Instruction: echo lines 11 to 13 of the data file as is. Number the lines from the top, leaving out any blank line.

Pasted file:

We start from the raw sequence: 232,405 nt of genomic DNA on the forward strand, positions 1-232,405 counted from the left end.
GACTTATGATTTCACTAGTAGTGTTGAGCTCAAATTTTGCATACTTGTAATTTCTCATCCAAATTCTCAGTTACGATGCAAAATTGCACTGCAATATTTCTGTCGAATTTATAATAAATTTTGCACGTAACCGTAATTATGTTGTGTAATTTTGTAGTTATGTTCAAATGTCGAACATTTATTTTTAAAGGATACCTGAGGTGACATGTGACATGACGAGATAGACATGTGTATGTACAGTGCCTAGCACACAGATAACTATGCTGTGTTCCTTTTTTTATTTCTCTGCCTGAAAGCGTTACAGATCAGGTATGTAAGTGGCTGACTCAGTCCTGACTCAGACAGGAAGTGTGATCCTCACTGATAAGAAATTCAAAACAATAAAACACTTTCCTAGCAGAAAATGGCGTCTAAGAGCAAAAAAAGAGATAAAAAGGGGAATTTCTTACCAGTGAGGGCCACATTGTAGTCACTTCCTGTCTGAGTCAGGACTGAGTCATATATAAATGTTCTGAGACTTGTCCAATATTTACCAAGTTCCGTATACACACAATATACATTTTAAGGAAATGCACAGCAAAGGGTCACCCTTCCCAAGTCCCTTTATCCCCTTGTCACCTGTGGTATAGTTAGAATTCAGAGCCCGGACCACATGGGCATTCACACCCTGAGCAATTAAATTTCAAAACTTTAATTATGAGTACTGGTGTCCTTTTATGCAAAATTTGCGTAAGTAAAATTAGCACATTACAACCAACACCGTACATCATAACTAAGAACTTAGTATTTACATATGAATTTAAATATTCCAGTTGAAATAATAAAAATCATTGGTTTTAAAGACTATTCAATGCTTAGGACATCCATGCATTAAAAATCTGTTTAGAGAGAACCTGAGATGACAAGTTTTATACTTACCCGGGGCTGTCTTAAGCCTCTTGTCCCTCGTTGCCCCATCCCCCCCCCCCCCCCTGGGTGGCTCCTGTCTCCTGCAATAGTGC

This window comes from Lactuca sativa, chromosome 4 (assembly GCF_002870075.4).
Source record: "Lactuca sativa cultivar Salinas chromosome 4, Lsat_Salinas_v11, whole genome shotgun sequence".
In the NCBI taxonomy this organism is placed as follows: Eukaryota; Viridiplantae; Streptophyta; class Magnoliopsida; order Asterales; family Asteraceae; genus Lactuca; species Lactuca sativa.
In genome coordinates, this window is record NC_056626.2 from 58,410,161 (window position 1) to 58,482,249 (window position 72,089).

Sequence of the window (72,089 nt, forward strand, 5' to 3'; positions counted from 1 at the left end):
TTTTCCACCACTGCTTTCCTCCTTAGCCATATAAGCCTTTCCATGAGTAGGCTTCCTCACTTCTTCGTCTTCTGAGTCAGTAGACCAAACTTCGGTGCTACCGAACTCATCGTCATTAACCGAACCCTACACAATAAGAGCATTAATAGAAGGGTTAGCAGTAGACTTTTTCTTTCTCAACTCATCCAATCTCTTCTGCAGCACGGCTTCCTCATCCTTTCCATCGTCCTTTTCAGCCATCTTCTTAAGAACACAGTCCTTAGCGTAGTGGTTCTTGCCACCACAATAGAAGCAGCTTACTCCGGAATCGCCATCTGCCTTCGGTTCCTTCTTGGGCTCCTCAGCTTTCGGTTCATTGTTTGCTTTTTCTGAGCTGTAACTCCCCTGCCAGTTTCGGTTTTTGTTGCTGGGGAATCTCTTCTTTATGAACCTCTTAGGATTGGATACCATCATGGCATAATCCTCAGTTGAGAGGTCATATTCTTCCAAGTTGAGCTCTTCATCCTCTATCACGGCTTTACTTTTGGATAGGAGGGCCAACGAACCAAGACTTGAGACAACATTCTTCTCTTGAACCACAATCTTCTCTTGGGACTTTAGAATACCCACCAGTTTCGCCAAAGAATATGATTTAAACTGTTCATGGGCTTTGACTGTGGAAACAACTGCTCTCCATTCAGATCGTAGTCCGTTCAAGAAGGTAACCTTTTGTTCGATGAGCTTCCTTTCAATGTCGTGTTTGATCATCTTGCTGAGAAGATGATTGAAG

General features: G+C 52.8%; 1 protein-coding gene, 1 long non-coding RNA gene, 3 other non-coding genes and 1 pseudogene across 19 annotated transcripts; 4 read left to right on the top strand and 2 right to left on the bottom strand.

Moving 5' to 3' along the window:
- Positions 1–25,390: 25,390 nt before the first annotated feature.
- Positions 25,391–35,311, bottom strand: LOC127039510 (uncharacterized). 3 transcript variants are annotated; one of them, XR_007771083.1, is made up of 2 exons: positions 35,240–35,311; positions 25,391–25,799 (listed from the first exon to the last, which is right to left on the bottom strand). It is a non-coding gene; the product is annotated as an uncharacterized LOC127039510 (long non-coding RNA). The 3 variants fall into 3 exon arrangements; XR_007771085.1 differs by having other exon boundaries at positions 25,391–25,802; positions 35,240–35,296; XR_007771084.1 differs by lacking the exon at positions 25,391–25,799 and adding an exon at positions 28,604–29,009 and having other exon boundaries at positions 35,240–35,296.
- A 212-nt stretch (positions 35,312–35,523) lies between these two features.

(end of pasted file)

- Positions 1–25,390: 25,390 nt before the first annotated feature.
- Positions 25,391–35,311, bottom strand: LOC127039510 (uncharacterized). 3 transcript variants are annotated; one of them, XR_007771083.1, is made up of 2 exons: positions 35,240–35,311; positions 25,391–25,799 (listed from the first exon to the last, which is right to left on the bottom strand). It is a non-coding gene; the product is annotated as an uncharacterized LOC127039510 (long non-coding RNA). The 3 variants fall into 3 exon arrangements; XR_007771085.1 differs by having other exon boundaries at positions 25,391–25,802; positions 35,240–35,296; XR_007771084.1 differs by lacking the exon at positions 25,391–25,799 and adding an exon at positions 28,604–29,009 and having other exon boundaries at positions 35,240–35,296.
- A 212-nt stretch (positions 35,312–35,523) lies between these two features.